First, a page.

Bingo! Mr. Brooks is on the up escalator. When he has a little altitude, he will recognize that what he has left behind him is not a fairy tale but a fictional horror story.
Trump has mannerisms and foibles that are legitimately unattractive to many, and that is certainly adequate reason to disapprove of him, if there is a better alternative. There isn’t. And as Mr. Brooks and kindred spirits, including another old friend with whom I have parted company on this subject but retained cordial relations, Bret Stephens, now also of the New York Times, acknowledges, what this president has done is actually quite good, and a vast improvement on his post-Reagan predecessors. Wolff had his three days of national prominence, like so many other Trumpophobes who have had cameo roles, from Khizr Khan to Gloria Allred, but the anti-Trump coalition fragmented. Alan Dershowitz, a Clinton voter in the last election, warned that the effort to escalate perfervid Trumpophobia from criminalization of policy differences (as well as sour grapes over the lost election) to “psychiatrization” was even more sinister and anti-democratic. The leftist media had a few vocal psychiatrists whom they have been trotting out from time to time to claim Trump is mad, and in the last few days they swanned through parts of the lockstep circuit of CNN-MSNBC-CBS-ABC-NBC (which briefly declared itself in favor of Oprah Winfrey for president on January 8, before retracting).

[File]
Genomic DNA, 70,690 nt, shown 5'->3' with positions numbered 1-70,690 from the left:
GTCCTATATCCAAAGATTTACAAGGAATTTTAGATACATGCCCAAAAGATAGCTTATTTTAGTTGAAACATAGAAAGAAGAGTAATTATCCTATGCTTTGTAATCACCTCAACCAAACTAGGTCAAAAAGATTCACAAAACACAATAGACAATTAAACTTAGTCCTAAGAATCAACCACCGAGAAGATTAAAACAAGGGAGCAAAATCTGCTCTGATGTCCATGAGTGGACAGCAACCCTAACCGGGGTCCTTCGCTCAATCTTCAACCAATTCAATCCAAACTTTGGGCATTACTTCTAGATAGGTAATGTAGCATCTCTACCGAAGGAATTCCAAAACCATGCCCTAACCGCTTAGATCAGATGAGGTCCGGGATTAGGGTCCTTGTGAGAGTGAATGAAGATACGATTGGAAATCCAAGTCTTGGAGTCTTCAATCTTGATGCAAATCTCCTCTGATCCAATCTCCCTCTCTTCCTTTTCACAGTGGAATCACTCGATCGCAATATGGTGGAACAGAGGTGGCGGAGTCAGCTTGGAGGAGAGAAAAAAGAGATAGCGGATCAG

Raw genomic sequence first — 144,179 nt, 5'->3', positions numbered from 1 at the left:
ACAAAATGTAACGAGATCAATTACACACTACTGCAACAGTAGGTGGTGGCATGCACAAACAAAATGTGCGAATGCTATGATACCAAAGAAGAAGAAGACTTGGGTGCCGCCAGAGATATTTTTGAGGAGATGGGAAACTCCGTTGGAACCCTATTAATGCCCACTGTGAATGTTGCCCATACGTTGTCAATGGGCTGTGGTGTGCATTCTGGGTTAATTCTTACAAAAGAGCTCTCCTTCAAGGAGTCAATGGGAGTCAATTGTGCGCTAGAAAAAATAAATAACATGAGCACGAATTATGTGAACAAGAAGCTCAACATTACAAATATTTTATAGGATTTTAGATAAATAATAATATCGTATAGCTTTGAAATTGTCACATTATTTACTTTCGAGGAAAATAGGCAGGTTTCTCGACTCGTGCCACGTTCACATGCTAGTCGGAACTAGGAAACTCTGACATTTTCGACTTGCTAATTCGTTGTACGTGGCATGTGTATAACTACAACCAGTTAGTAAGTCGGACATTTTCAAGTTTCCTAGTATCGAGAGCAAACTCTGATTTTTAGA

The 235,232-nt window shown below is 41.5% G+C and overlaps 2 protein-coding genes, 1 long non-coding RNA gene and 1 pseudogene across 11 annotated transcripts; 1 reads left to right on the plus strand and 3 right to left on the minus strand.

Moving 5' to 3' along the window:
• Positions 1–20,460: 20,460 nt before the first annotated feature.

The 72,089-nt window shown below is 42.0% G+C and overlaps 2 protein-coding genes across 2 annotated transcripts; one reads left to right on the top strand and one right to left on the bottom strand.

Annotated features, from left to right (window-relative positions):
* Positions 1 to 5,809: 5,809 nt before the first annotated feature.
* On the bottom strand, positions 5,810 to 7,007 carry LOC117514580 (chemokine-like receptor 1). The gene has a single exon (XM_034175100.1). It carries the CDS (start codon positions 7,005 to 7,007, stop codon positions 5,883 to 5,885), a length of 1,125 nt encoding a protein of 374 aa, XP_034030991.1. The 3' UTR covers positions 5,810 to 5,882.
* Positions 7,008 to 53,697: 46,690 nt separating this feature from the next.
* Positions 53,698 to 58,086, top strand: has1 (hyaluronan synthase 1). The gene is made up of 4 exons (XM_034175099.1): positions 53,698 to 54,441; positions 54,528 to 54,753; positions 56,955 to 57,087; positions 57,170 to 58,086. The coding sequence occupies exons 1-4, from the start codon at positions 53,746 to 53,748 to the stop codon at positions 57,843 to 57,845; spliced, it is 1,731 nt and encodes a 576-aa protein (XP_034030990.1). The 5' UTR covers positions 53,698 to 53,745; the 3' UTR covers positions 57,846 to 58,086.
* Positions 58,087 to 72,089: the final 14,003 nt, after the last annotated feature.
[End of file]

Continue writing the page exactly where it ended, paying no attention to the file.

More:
But then, as is his habit, the president sortied out of what David Brooks calls the “Potemkin White House” and dealt his enemies a shattering rebuff. He had the cameras present in the cabinet room for almost an hour as he led, rather magisterially, as all admitted, a discussion of immigration issues with 22 Democratic and Republican leaders of both congressional houses, and sat himself next to leading Democrats Senator Richard Durbin and Representative Steny Hoyer. The country saw that Donald Trump is reasonable, persuasive, and knowledgeable. To prove to skeptics that miracles occur, CNN’s ne plus ultra of fake-news authorship, Wolf Blitzer, uttered words of respectful admiration for the president. On a higher plane, relatively pro-Trump commentator Mollie Hemingway wrote in the Federalist (January 8) that the effort to portray Trump as mentally unbalanced and stupid and incompetent was an attempted “coup.”
To prove to skeptics that miracles occur, CNN’s ne plus ultra of fake-news authorship, Wolf Blitzer, uttered words of respectful admiration for the president.